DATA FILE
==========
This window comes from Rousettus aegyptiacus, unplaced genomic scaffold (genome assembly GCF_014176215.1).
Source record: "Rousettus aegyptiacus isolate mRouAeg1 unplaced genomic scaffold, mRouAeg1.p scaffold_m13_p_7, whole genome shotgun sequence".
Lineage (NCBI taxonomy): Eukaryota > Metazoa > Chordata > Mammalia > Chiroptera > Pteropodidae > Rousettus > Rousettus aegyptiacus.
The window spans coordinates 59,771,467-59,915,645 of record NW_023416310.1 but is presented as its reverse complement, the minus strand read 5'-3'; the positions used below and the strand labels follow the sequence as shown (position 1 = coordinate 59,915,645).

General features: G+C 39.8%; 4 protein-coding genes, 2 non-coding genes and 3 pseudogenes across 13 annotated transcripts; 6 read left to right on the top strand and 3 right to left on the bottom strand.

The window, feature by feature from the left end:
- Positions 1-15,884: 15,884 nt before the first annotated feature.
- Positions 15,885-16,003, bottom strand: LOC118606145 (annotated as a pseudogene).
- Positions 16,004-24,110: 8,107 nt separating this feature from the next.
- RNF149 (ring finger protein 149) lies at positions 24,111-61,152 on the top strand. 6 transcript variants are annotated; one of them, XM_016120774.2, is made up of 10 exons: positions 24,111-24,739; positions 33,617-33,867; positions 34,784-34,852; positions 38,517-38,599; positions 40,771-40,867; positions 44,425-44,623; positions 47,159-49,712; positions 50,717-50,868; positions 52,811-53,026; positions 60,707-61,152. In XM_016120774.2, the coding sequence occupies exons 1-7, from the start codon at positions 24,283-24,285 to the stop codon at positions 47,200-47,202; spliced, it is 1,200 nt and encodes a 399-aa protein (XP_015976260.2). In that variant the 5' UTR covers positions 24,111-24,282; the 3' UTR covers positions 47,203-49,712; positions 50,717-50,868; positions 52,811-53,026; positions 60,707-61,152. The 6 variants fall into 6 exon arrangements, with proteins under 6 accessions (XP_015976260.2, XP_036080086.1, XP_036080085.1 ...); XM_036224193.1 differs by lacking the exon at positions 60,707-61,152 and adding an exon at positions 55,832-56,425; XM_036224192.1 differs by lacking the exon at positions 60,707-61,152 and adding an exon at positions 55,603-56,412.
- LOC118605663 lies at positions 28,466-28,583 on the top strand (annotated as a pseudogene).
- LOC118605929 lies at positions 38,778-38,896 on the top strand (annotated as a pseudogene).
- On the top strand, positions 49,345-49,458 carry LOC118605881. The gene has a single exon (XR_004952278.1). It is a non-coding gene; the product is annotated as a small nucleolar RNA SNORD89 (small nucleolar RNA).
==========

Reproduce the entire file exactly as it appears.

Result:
This window comes from Rousettus aegyptiacus, unplaced genomic scaffold (genome assembly GCF_014176215.1).
Source record: "Rousettus aegyptiacus isolate mRouAeg1 unplaced genomic scaffold, mRouAeg1.p scaffold_m13_p_7, whole genome shotgun sequence".
Lineage (NCBI taxonomy): Eukaryota > Metazoa > Chordata > Mammalia > Chiroptera > Pteropodidae > Rousettus > Rousettus aegyptiacus.
The window spans coordinates 59,771,467-59,915,645 of record NW_023416310.1 but is presented as its reverse complement, the minus strand read 5'-3'; the positions used below and the strand labels follow the sequence as shown (position 1 = coordinate 59,915,645).

General features: G+C 39.8%; 4 protein-coding genes, 2 non-coding genes and 3 pseudogenes across 13 annotated transcripts; 6 read left to right on the top strand and 3 right to left on the bottom strand.

The window, feature by feature from the left end:
- Positions 1-15,884: 15,884 nt before the first annotated feature.
- Positions 15,885-16,003, bottom strand: LOC118606145 (annotated as a pseudogene).
- Positions 16,004-24,110: 8,107 nt separating this feature from the next.
- RNF149 (ring finger protein 149) lies at positions 24,111-61,152 on the top strand. 6 transcript variants are annotated; one of them, XM_016120774.2, is made up of 10 exons: positions 24,111-24,739; positions 33,617-33,867; positions 34,784-34,852; positions 38,517-38,599; positions 40,771-40,867; positions 44,425-44,623; positions 47,159-49,712; positions 50,717-50,868; positions 52,811-53,026; positions 60,707-61,152. In XM_016120774.2, the coding sequence occupies exons 1-7, from the start codon at positions 24,283-24,285 to the stop codon at positions 47,200-47,202; spliced, it is 1,200 nt and encodes a 399-aa protein (XP_015976260.2). In that variant the 5' UTR covers positions 24,111-24,282; the 3' UTR covers positions 47,203-49,712; positions 50,717-50,868; positions 52,811-53,026; positions 60,707-61,152. The 6 variants fall into 6 exon arrangements, with proteins under 6 accessions (XP_015976260.2, XP_036080086.1, XP_036080085.1 ...); XM_036224193.1 differs by lacking the exon at positions 60,707-61,152 and adding an exon at positions 55,832-56,425; XM_036224192.1 differs by lacking the exon at positions 60,707-61,152 and adding an exon at positions 55,603-56,412.
- LOC118605663 lies at positions 28,466-28,583 on the top strand (annotated as a pseudogene).
- LOC118605929 lies at positions 38,778-38,896 on the top strand (annotated as a pseudogene).
- On the top strand, positions 49,345-49,458 carry LOC118605881. The gene has a single exon (XR_004952278.1). It is a non-coding gene; the product is annotated as a small nucleolar RNA SNORD89 (small nucleolar RNA).